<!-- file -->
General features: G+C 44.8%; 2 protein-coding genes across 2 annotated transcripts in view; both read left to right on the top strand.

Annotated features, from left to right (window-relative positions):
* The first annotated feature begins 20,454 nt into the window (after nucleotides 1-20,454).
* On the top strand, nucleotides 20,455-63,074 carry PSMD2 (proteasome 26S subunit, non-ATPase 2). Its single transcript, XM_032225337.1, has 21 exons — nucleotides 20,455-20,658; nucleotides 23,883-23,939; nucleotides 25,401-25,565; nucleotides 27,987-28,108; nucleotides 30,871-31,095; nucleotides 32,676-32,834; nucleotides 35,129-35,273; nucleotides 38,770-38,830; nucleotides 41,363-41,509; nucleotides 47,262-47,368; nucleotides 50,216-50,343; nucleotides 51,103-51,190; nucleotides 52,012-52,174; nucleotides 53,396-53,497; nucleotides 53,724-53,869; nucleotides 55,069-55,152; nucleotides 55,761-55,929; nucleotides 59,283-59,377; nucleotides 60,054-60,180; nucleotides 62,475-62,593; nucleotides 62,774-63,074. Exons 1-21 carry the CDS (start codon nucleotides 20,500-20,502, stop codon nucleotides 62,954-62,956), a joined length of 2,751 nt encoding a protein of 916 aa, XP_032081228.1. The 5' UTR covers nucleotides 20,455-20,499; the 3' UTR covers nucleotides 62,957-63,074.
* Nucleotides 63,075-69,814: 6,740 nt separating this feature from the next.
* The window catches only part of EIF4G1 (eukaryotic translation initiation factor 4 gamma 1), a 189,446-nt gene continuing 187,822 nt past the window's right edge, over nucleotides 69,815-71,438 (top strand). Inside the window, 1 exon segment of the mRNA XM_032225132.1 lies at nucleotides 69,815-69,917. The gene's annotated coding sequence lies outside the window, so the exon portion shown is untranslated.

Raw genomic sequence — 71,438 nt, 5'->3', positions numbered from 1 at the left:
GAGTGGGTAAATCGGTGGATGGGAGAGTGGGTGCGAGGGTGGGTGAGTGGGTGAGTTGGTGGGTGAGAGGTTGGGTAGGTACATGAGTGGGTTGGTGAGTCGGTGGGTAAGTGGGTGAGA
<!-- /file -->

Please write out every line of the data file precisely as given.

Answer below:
General features: G+C 44.8%; 2 protein-coding genes across 2 annotated transcripts in view; both read left to right on the top strand.

Annotated features, from left to right (window-relative positions):
* The first annotated feature begins 20,454 nt into the window (after nucleotides 1-20,454).
* On the top strand, nucleotides 20,455-63,074 carry PSMD2 (proteasome 26S subunit, non-ATPase 2). Its single transcript, XM_032225337.1, has 21 exons — nucleotides 20,455-20,658; nucleotides 23,883-23,939; nucleotides 25,401-25,565; nucleotides 27,987-28,108; nucleotides 30,871-31,095; nucleotides 32,676-32,834; nucleotides 35,129-35,273; nucleotides 38,770-38,830; nucleotides 41,363-41,509; nucleotides 47,262-47,368; nucleotides 50,216-50,343; nucleotides 51,103-51,190; nucleotides 52,012-52,174; nucleotides 53,396-53,497; nucleotides 53,724-53,869; nucleotides 55,069-55,152; nucleotides 55,761-55,929; nucleotides 59,283-59,377; nucleotides 60,054-60,180; nucleotides 62,475-62,593; nucleotides 62,774-63,074. Exons 1-21 carry the CDS (start codon nucleotides 20,500-20,502, stop codon nucleotides 62,954-62,956), a joined length of 2,751 nt encoding a protein of 916 aa, XP_032081228.1. The 5' UTR covers nucleotides 20,455-20,499; the 3' UTR covers nucleotides 62,957-63,074.
* Nucleotides 63,075-69,814: 6,740 nt separating this feature from the next.
* The window catches only part of EIF4G1 (eukaryotic translation initiation factor 4 gamma 1), a 189,446-nt gene continuing 187,822 nt past the window's right edge, over nucleotides 69,815-71,438 (top strand). Inside the window, 1 exon segment of the mRNA XM_032225132.1 lies at nucleotides 69,815-69,917. The gene's annotated coding sequence lies outside the window, so the exon portion shown is untranslated.

Raw genomic sequence — 71,438 nt, 5'->3', positions numbered from 1 at the left:
GAGTGGGTAAATCGGTGGATGGGAGAGTGGGTGCGAGGGTGGGTGAGTGGGTGAGTTGGTGGGTGAGAGGTTGGGTAGGTACATGAGTGGGTTGGTGAGTCGGTGGGTAAGTGGGTGAGA